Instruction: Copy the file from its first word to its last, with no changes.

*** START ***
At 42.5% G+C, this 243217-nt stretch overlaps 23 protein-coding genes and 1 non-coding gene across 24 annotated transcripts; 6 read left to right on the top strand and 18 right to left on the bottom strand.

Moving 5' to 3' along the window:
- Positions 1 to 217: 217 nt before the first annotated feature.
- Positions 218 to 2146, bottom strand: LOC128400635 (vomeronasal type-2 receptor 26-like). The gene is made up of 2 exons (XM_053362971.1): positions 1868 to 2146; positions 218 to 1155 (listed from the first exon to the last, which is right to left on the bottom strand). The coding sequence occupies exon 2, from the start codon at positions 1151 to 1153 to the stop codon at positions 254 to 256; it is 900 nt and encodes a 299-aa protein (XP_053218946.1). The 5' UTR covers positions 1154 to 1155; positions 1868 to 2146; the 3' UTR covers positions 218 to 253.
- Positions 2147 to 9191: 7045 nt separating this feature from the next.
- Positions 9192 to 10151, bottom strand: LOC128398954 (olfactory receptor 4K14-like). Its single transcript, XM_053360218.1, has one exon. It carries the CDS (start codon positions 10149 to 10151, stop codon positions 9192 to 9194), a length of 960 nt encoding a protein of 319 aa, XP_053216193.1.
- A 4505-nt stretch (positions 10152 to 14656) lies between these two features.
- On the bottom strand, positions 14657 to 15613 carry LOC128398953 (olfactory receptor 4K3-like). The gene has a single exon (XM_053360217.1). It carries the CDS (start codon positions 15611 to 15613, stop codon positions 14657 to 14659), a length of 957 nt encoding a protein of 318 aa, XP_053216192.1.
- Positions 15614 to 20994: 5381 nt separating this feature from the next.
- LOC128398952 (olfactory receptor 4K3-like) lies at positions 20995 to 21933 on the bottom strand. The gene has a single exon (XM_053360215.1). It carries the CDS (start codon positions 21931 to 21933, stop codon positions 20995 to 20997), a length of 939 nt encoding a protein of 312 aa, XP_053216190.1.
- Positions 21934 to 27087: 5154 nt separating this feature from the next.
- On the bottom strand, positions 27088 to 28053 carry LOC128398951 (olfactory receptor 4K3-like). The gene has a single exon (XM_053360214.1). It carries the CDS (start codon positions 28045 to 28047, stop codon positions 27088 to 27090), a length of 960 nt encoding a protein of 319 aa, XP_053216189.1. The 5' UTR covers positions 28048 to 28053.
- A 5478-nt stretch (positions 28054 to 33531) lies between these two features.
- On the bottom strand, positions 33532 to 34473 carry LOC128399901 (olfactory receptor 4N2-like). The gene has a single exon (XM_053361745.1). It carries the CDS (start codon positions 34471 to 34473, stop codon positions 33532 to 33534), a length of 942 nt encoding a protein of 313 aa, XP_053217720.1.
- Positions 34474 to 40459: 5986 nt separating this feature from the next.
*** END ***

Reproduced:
At 42.5% G+C, this 243217-nt stretch overlaps 23 protein-coding genes and 1 non-coding gene across 24 annotated transcripts; 6 read left to right on the top strand and 18 right to left on the bottom strand.

Moving 5' to 3' along the window:
- Positions 1 to 217: 217 nt before the first annotated feature.
- Positions 218 to 2146, bottom strand: LOC128400635 (vomeronasal type-2 receptor 26-like). The gene is made up of 2 exons (XM_053362971.1): positions 1868 to 2146; positions 218 to 1155 (listed from the first exon to the last, which is right to left on the bottom strand). The coding sequence occupies exon 2, from the start codon at positions 1151 to 1153 to the stop codon at positions 254 to 256; it is 900 nt and encodes a 299-aa protein (XP_053218946.1). The 5' UTR covers positions 1154 to 1155; positions 1868 to 2146; the 3' UTR covers positions 218 to 253.
- Positions 2147 to 9191: 7045 nt separating this feature from the next.
- Positions 9192 to 10151, bottom strand: LOC128398954 (olfactory receptor 4K14-like). Its single transcript, XM_053360218.1, has one exon. It carries the CDS (start codon positions 10149 to 10151, stop codon positions 9192 to 9194), a length of 960 nt encoding a protein of 319 aa, XP_053216193.1.
- A 4505-nt stretch (positions 10152 to 14656) lies between these two features.
- On the bottom strand, positions 14657 to 15613 carry LOC128398953 (olfactory receptor 4K3-like). The gene has a single exon (XM_053360217.1). It carries the CDS (start codon positions 15611 to 15613, stop codon positions 14657 to 14659), a length of 957 nt encoding a protein of 318 aa, XP_053216192.1.
- Positions 15614 to 20994: 5381 nt separating this feature from the next.
- LOC128398952 (olfactory receptor 4K3-like) lies at positions 20995 to 21933 on the bottom strand. The gene has a single exon (XM_053360215.1). It carries the CDS (start codon positions 21931 to 21933, stop codon positions 20995 to 20997), a length of 939 nt encoding a protein of 312 aa, XP_053216190.1.
- Positions 21934 to 27087: 5154 nt separating this feature from the next.
- On the bottom strand, positions 27088 to 28053 carry LOC128398951 (olfactory receptor 4K3-like). The gene has a single exon (XM_053360214.1). It carries the CDS (start codon positions 28045 to 28047, stop codon positions 27088 to 27090), a length of 960 nt encoding a protein of 319 aa, XP_053216189.1. The 5' UTR covers positions 28048 to 28053.
- A 5478-nt stretch (positions 28054 to 33531) lies between these two features.
- On the bottom strand, positions 33532 to 34473 carry LOC128399901 (olfactory receptor 4N2-like). The gene has a single exon (XM_053361745.1). It carries the CDS (start codon positions 34471 to 34473, stop codon positions 33532 to 33534), a length of 942 nt encoding a protein of 313 aa, XP_053217720.1.
- Positions 34474 to 40459: 5986 nt separating this feature from the next.